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Presentation of Juliet 1.5

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Compare the presentation of Juliet in Act 1 Scene 5 in Romeo & Juliet with the presentation of the same character in Baz Lurhman's adaptation of the play Introduction * Romeo and Juliet tells the tale of a metaphysical vision of mutual love that drowns and perishes in its idealistic and vehement nature. * Within the play three intertwining themes come to a head in Act III Scene V, the intensity of love between the two lovers, the individual versus society and inevitability of fate. * Each of these themes are important to how Juliet is presented by Shakespeare and Lurhman. * Three strands of the play collide head on with one another in Act 3 Scene 5. C * Collision manifests clearly in the character of Juliet. * Throughout the play Juliet makes a transition from innocence to heightened responsibility==> there is a heightened sense that she has been forced to mature too quickly, ==> establishes her as a tragic heroine, ==> image becomes more apparent as the play progresses. Paragraph 1 Individual vs Society (Full Paragraph) Throughout the play the notion that the lover's are outsiders from society has been present, however both Shakespeare and Lurhman make this idea prominent. Shakespeare uses the recurring theme of light and dark to extenuate this theme. In line 35 Juliet says 'O now be gone, more light and light it grows'. Here Juliet dreads the approaching day which will mean Romeo will have to leave. ...read more.


In a way Juliet is being deceitful to her mother, in line 100 Juliet says 'To hear him nam'd and cannot come to him', her mother thinks that she means that she wants to kill him and hates having to wait, whereas Juliet is being quite deceptive in her language, regretting that she can't be with Romeo. The use of dramatic irony is also particularly prominent in the speech. Juliet refers to 'poison' in line 97, here Juliet is accepting that poison will be the way Lady Capulet had suggested, but what is interesting is that Romeo does die through poisoning, but out of his own choice, yet this is driven by Lady Capulet's vengeance. This deceiptfulness continues when interacting with her mother. As she hears the news that she is to be married to Paris, she tells her mother that inadvertently that she would rather be married to Romeo. In line 121 she says ' I will not marry yet, and when I do, I swear/It shall be Romeo whom you know I hate' , here the audience notice that Juliet deceives her mother, using enjambment, to conceal her true intentions. In comparison to Shakespeare, Lurhman cuts out all the lines where Juliet deceives and tricks her mother and her mother doesn't pretend to sympathize with Juliet as much. This shows that Juliet is less cunning, and tells her mother the truth right from the start. This interaction in the film is conveyed by a series over overhead shots, which increases the tension, which is added to by the high strings playing in the background. ...read more.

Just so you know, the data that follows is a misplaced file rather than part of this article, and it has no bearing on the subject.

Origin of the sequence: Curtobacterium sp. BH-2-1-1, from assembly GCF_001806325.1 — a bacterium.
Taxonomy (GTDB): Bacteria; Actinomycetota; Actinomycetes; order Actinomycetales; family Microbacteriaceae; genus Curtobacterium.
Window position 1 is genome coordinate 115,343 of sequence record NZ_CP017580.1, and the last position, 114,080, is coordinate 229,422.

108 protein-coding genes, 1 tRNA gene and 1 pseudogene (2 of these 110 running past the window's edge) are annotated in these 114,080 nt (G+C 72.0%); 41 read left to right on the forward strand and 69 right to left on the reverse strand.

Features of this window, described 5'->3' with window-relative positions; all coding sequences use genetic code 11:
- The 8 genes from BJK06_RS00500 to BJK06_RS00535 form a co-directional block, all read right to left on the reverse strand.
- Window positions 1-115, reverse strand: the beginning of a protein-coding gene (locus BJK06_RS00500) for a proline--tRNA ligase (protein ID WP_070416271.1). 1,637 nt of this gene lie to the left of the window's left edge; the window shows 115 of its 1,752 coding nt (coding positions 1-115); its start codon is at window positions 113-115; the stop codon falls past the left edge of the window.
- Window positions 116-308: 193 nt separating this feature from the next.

* Camera angles are also very important here==> as they zoom into Capulet's face showing his hysteria. However emotionally distraught ==>Juliet is, she has broken free==> of this patriarchal notion of male domination. Conclusion * Throughout Act 3 Scene 5, Juliet's character is portrayed in different ways by Shakespeare and Lurhman ==> used to convey a message to the audience and society==> through Juliet's trials and tribulations, her emotions and her reactions. ==>==>Romeo and Juliet may be viewed as a philosophical inquiry==> into what happens when supposedly perfect love==> placed into an imperfect world. * Through exploring Shakespeare and Lurhman's outlook ==>on the individual (or the couple) versus society and both Shakespeare's and Luhrman's view on the male dominating patriarchal society, we can see both the play and the film hold messages for society, ==> through two different mediums, ==> theatre and ==>film Lurhman and Shakespeare==> question the idea of 'love' and how society and ==>the audience perceive it, we find that over the course of the play the notion of 'love' in itself becomes==> paradoxical, and there is ==>no set way to define it. However Shakespeare ==>finds that any definition of 'love' has no substsance , lead us to the conclusion that love is ever flowing and adapting. * And this is what Lurhman has tried to do, and ==>contextualise this subtle notion to a modern audience. * Hence Lurhman turns Shakespeare's warning, into a more philosophical moral argument against the failures of a society, where the ==>idea of love is not prepared to evolve and hence creates a situation where ==>human vice takes over this quest for love. ...read more.

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